Charlie Bumpers vs. the Perfect Little Turkey: Bill Harley
September 03, 2015
Book: Charlie Bumper vs. the Perfect Little Turkey
Author: Bill Harley
Illustrator: Adam Gustavson
Age Range: 7-10
I liked Bill Harley's first Charlie Bumpers book, Charlie Bumpers vs. the Squeaking Skull. So I was happy to give Book 4, Charlie Bumpers vs. the Perfect Little Turkey, a look. Charlie Bumpers is a third grader with an annoying younger sister, the Squid AKA Mabel, and a bossy older brother, Matt. The Charlie Bumpers books are highly realistic illustrated early chapter books, with a likable and imperfect hero.
In this installment, Thanksgiving is approaching, and Charlie's parents have inadvertently ended up with slightly too many guests expected for Thanksgiving dinner. Charlie is particularly aggrieved to learn that he'll be expected to share his bedroom with his annoying younger cousin, Chip (much to the amusement of Matt and Mabel). Charlie's dissatisfaction with his parents and siblings lead him to submit a snide response to a school assignment about defining family. However, over the course of the long holiday weekend, Charlie has occasion to reassess.
I quite liked this story. I found the core family dynamics to be realistic, even as some of the actual events were a bit over the top (a good things for this age range). Charlie's parents are strict, and when distracted, are not always completely fair. But they mean well. The relatives, particularly Chip, are flawed, even Charlie's beloved Uncle Ron. The ending involves some degree of redemption for Charlie's suffering, but not in an overly-saccharine way. His revised definition of family is true to Charlie's own voice.
And here are a couple of snippets, to give you a feel for Charlie's voice:
"Mrs. Burke was sneaky. She'd fooled us again. She had gotten all of us interested in something, and now we had to write about it. What a horrible way to ruin a perfectly good learning experience." (Page 15, ARC)
"Mom was acting like a marine sergeant. She always gets like this when relatives come. But you don't argue with a marine sergeant--especially when it's your mom." (Page 43, ARC)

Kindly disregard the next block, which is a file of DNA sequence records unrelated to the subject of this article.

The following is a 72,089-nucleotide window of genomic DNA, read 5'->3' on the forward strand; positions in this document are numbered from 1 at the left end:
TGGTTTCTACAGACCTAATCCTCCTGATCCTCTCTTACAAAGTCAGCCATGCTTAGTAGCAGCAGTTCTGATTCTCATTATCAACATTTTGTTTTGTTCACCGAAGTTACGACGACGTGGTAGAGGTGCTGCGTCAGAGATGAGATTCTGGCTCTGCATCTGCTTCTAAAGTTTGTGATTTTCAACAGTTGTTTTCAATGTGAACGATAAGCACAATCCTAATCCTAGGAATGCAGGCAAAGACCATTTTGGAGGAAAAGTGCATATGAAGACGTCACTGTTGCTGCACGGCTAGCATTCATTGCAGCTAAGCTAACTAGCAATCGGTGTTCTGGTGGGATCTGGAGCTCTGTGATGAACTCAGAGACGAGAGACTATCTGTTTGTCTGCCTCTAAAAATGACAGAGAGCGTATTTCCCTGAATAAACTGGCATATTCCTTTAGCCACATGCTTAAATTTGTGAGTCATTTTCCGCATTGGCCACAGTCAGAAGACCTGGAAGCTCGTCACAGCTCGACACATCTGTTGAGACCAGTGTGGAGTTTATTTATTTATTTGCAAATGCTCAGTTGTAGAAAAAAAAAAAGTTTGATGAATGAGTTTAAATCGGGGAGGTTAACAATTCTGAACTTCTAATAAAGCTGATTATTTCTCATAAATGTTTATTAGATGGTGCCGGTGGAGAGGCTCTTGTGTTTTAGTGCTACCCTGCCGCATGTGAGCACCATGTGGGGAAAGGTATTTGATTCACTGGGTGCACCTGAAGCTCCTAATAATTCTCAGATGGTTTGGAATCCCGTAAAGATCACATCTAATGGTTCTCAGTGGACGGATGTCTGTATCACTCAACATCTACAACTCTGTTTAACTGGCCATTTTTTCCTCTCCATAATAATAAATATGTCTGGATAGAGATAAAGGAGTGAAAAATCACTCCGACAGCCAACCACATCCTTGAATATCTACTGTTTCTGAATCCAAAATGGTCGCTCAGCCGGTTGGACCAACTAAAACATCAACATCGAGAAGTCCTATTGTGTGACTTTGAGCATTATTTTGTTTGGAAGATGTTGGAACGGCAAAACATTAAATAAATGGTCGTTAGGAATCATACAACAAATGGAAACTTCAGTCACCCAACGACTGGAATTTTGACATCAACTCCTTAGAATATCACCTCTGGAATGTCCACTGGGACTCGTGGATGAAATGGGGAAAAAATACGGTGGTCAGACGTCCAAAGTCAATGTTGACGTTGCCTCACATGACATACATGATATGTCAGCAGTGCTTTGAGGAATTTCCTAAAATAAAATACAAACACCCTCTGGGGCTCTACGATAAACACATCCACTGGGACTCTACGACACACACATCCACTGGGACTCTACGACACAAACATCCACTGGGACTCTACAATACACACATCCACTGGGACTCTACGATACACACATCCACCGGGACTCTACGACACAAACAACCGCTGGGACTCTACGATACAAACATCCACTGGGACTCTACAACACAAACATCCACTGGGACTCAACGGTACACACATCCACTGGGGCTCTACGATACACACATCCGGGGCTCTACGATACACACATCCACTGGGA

"I looked at Mom. If we'd been in a cartoon, there would've been little puffs of steam coming out of her ears." (Page 107, ARC)
As an adult reader, I could sympathize with Mom, but the above passage still made me chortle.
One other thing I enjoyed in this book. Charlie's little sister has just learned to read, and spends the entire book spelling things, and sounding things out. I think that the relatively new readers who are this book's target audience will find this funny.
Charlie Bumpers and the Perfect Little Turkey reminded me a bit of The Misadventures of the Family Fletcher, albeit for a younger age range, and with a bit less diversity (though there is some). It's the story of an ordinary kid in the midst of the chaos of extended family and friends, coping with a difficult cousin and, ultimately, bonding with his own siblings. Charlie Bumpers and the Perfect Little Turkey would be a great read for any early elementary schooler this fall, prior to the Thanksgiving holiday. It's not necessary to have read the earlier books in the series to enjoy this one. Recommended!
Publisher: Peachtree Publishers (@PeachtreePub)
Publication Date: September 1, 2015
Source of Book: Review copy from the publisher
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